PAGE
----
Updated: Sep 4
"Sometimes it's the same moments that take your breath away that breathe purpose and love back into your life" Steve Marabali
Do you ever forget to breathe?
Does your breath ever get stuck in your chest?
I know it sometimes happens to me and I used to wonder why something so basic as breathing, how is it possible that we can forget if we have done it or even how to breathe properly.
The breath is so important as it is the first thing we do when we come into this world and the last to go when we leave it.
Why do we forget to breathe properly?
In times of, excitement, stress, pain or anxiety we can forget to breathe because our brain has perceived a threat whether it be positive or negative. In coaching psychology we call these stressors.
Because our brain (a wonderful thing) prepares our bodies for a fight or flight response. We sometimes may get butterflies in our tummies. This is adrenaline been pumped around our body to give us a boost of energy and we hold our breath to get ready for flight because our lungs are filling with air.
This was great in times of dinosaurs when stressors were life or death situations but present day we don't need this response anymore (well not all the time). The problem is our brain still perceives a stressor as if a dinosaur is coming after us (Palmer S & Cooper C, 2013).
How can we tell our brain to react differently?
One of the things we can do is being aware of our breath. By breathing deeply we can change the physical response to stress. Research demonstrates that deep breathing, practicing mindfulness and yoga, Cognitive Behavioural Stress Management techniques can all help reduce the fight or flight response.
If we practice awareness of how our body feels in a stressful situation such as holding our breath, sweating, fast heartbeat, by breathing deeply we can restore our bodies to a relaxed state. The more we practice, the quicker we can relax (Palmer S & Cooper C, 2013) (NHS) (BHF).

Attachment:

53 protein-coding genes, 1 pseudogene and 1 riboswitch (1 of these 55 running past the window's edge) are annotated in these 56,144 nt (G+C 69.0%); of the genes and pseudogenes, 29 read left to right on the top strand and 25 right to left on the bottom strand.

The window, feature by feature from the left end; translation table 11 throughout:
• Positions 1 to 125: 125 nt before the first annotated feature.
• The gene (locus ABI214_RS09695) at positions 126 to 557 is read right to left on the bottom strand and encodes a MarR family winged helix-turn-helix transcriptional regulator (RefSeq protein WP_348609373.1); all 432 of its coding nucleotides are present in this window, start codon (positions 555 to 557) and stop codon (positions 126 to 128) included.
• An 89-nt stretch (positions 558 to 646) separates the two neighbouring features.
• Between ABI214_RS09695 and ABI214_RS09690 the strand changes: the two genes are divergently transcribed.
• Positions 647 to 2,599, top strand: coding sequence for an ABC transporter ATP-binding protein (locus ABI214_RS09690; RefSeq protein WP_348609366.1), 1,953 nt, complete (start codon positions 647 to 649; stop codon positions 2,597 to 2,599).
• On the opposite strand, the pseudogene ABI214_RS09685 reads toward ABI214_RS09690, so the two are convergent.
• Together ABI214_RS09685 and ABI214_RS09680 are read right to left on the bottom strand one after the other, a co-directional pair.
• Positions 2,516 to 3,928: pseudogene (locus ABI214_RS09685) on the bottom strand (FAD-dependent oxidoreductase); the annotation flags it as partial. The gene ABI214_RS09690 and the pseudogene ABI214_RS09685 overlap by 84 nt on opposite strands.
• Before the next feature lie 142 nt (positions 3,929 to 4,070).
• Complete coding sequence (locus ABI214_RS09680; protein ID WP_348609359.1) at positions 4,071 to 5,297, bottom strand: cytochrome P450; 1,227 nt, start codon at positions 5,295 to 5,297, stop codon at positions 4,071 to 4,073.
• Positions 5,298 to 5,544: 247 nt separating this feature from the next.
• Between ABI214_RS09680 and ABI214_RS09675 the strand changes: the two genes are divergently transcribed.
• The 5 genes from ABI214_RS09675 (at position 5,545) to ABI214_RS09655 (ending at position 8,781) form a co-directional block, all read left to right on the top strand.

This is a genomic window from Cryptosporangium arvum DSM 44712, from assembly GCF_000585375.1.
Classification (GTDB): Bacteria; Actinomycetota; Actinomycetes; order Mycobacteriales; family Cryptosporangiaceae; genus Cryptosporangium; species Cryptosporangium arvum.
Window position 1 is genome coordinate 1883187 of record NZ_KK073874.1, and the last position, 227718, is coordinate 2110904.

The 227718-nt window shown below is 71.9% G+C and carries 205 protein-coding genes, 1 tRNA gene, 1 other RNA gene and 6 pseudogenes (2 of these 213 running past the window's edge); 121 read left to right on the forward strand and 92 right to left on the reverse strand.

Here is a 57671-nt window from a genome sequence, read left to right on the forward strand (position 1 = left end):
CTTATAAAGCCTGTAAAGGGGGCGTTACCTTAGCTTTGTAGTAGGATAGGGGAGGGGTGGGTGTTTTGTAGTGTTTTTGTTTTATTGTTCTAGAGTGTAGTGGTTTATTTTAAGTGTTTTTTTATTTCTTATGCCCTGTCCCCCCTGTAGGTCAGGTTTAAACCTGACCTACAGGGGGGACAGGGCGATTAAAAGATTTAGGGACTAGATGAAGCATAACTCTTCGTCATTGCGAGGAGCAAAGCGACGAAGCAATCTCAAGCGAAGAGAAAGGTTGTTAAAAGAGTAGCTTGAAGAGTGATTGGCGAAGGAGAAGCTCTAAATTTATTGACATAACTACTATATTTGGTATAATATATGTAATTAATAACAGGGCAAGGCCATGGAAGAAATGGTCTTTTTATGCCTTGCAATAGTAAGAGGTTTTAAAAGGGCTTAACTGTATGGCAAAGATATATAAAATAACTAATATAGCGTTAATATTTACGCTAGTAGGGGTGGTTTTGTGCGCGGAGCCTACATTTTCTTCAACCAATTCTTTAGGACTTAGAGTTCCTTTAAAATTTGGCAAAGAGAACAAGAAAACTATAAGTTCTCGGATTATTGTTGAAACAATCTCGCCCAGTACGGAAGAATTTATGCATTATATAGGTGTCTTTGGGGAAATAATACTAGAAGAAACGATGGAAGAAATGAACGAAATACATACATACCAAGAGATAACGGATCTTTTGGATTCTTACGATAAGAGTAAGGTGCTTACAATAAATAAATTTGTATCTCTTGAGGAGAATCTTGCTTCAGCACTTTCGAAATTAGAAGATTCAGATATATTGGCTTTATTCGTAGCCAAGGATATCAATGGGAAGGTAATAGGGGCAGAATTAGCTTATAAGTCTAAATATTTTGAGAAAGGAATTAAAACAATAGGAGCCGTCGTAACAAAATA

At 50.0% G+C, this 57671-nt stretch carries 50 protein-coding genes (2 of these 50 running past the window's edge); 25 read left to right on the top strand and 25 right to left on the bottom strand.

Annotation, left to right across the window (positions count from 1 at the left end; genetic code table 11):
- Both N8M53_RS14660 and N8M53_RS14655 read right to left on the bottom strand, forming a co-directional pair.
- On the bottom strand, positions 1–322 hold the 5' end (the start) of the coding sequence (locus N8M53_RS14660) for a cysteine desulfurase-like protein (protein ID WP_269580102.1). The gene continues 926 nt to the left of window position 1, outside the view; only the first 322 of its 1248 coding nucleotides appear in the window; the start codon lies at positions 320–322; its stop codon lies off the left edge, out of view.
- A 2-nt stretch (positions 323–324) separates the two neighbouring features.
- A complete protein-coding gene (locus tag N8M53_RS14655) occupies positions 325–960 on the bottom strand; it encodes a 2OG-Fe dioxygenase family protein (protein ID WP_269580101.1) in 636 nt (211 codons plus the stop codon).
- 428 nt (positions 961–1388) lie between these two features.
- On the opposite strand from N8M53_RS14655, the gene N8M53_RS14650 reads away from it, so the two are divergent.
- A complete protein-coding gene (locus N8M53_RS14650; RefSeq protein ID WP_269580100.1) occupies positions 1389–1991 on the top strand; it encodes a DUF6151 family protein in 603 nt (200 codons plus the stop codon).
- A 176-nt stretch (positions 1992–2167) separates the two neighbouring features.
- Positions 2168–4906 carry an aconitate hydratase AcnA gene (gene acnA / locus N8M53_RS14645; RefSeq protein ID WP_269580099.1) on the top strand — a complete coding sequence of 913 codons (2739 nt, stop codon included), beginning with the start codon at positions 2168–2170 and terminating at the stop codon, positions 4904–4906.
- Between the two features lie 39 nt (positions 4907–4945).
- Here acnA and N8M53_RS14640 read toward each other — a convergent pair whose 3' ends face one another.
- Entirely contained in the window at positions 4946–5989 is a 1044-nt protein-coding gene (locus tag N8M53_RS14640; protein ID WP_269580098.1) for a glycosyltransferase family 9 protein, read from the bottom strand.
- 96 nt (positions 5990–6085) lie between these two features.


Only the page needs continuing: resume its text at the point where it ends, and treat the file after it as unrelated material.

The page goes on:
What are the benefits?
The benefits of practicing deep breathing relaxation techniques is slowing down the heart rate which can contribute to reducing the effects of chronic heart disease and reacting to negative situations in a positive way, therefore reducing our stress levels.
I would love to invite you to practice the following simple relaxation technique. There are lots of apps to choose from and this has been taken from the NHS website (NHS). Try practising first in a quiet area when you are already in a calm state. It takes about 20 minutes to come out of the fight or flight response.
So if you are having an argument with a work colleague, partner, children, parents, siblings, friend, walk away for 20 minutes, practice breathing and then come back in a positive mindset to resolve the situation.
Make yourself as comfortable as you can
If you're lying down, place your arms a little bit away from your sides, with the palms up. Let your legs be straight or bend your knees so your feet are flat on the floor
If you're sitting, place your arms on the chair arms
If you're sitting or standing, place both feet flat on the ground. Whatever position you're in, place your feet roughly hip-width apart
Let your breath flow as deep down into your belly as is comfortable, without forcing it
Try breathing in your nose and out through your mouth
Breathe in gently and regularly. Some people find it helpful to count steadily from one to five. you may not be able to reach five at first and that is okay
Then, without pausing or holding your breath, let it flow out gently, counting from one to five again, if you find this helpful, keep doing this for three to five minutes
Take care, Paula
Marabali S, Unapologetically You: Reflections on life and the human experience
Palmer S & Cooper G, 2013, How to Deal with Stress, Creating Success, Kogan Page Ltd: London